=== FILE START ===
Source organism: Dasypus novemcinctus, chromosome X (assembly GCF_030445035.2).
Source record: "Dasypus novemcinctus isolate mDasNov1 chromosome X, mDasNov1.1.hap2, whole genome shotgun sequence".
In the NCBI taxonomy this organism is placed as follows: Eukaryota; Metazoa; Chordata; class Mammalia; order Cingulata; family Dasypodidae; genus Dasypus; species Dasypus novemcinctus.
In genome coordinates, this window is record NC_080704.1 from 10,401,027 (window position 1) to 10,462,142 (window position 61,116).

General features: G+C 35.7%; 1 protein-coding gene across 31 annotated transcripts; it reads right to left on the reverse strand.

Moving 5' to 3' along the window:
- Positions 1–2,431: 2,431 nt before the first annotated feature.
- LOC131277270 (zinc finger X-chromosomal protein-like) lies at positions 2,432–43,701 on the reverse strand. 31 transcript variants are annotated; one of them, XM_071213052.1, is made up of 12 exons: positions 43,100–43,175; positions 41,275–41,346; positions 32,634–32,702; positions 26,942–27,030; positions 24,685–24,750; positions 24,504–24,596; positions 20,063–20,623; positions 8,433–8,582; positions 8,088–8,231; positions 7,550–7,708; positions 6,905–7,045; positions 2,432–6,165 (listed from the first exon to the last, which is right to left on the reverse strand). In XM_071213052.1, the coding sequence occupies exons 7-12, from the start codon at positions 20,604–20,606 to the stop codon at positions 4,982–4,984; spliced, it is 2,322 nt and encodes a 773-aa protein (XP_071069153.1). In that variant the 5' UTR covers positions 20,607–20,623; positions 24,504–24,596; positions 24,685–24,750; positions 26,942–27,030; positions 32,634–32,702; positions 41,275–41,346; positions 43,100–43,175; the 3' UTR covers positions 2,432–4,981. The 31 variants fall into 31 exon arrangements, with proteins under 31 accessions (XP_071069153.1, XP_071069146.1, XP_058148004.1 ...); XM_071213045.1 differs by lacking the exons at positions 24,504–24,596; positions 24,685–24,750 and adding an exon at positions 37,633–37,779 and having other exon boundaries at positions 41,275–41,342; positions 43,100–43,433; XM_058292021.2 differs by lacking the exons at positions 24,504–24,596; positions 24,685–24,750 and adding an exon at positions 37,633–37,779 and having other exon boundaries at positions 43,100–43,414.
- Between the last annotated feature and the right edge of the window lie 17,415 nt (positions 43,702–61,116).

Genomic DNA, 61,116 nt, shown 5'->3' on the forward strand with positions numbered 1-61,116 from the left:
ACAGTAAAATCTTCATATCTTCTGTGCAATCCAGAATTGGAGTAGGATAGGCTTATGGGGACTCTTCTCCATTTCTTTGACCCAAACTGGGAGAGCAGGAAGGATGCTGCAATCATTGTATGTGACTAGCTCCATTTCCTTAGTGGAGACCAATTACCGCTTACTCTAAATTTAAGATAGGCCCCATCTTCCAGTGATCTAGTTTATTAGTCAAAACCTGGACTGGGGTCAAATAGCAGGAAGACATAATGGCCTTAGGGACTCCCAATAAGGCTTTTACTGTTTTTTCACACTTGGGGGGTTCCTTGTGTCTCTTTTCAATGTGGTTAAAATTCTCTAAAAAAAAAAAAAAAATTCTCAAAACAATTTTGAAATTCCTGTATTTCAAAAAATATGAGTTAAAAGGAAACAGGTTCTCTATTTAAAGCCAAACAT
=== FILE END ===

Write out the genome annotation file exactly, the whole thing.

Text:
Source organism: Dasypus novemcinctus, chromosome X (assembly GCF_030445035.2).
Source record: "Dasypus novemcinctus isolate mDasNov1 chromosome X, mDasNov1.1.hap2, whole genome shotgun sequence".
In the NCBI taxonomy this organism is placed as follows: Eukaryota; Metazoa; Chordata; class Mammalia; order Cingulata; family Dasypodidae; genus Dasypus; species Dasypus novemcinctus.
In genome coordinates, this window is record NC_080704.1 from 10,401,027 (window position 1) to 10,462,142 (window position 61,116).

General features: G+C 35.7%; 1 protein-coding gene across 31 annotated transcripts; it reads right to left on the reverse strand.

Moving 5' to 3' along the window:
- Positions 1–2,431: 2,431 nt before the first annotated feature.
- LOC131277270 (zinc finger X-chromosomal protein-like) lies at positions 2,432–43,701 on the reverse strand. 31 transcript variants are annotated; one of them, XM_071213052.1, is made up of 12 exons: positions 43,100–43,175; positions 41,275–41,346; positions 32,634–32,702; positions 26,942–27,030; positions 24,685–24,750; positions 24,504–24,596; positions 20,063–20,623; positions 8,433–8,582; positions 8,088–8,231; positions 7,550–7,708; positions 6,905–7,045; positions 2,432–6,165 (listed from the first exon to the last, which is right to left on the reverse strand). In XM_071213052.1, the coding sequence occupies exons 7-12, from the start codon at positions 20,604–20,606 to the stop codon at positions 4,982–4,984; spliced, it is 2,322 nt and encodes a 773-aa protein (XP_071069153.1). In that variant the 5' UTR covers positions 20,607–20,623; positions 24,504–24,596; positions 24,685–24,750; positions 26,942–27,030; positions 32,634–32,702; positions 41,275–41,346; positions 43,100–43,175; the 3' UTR covers positions 2,432–4,981. The 31 variants fall into 31 exon arrangements, with proteins under 31 accessions (XP_071069153.1, XP_071069146.1, XP_058148004.1 ...); XM_071213045.1 differs by lacking the exons at positions 24,504–24,596; positions 24,685–24,750 and adding an exon at positions 37,633–37,779 and having other exon boundaries at positions 41,275–41,342; positions 43,100–43,433; XM_058292021.2 differs by lacking the exons at positions 24,504–24,596; positions 24,685–24,750 and adding an exon at positions 37,633–37,779 and having other exon boundaries at positions 43,100–43,414.
- Between the last annotated feature and the right edge of the window lie 17,415 nt (positions 43,702–61,116).

Genomic DNA, 61,116 nt, shown 5'->3' on the forward strand with positions numbered 1-61,116 from the left:
ACAGTAAAATCTTCATATCTTCTGTGCAATCCAGAATTGGAGTAGGATAGGCTTATGGGGACTCTTCTCCATTTCTTTGACCCAAACTGGGAGAGCAGGAAGGATGCTGCAATCATTGTATGTGACTAGCTCCATTTCCTTAGTGGAGACCAATTACCGCTTACTCTAAATTTAAGATAGGCCCCATCTTCCAGTGATCTAGTTTATTAGTCAAAACCTGGACTGGGGTCAAATAGCAGGAAGACATAATGGCCTTAGGGACTCCCAATAAGGCTTTTACTGTTTTTTCACACTTGGGGGGTTCCTTGTGTCTCTTTTCAATGTGGTTAAAATTCTCTAAAAAAAAAAAAAAAATTCTCAAAACAATTTTGAAATTCCTGTATTTCAAAAAATATGAGTTAAAAGGAAACAGGTTCTCTATTTAAAGCCAAACAT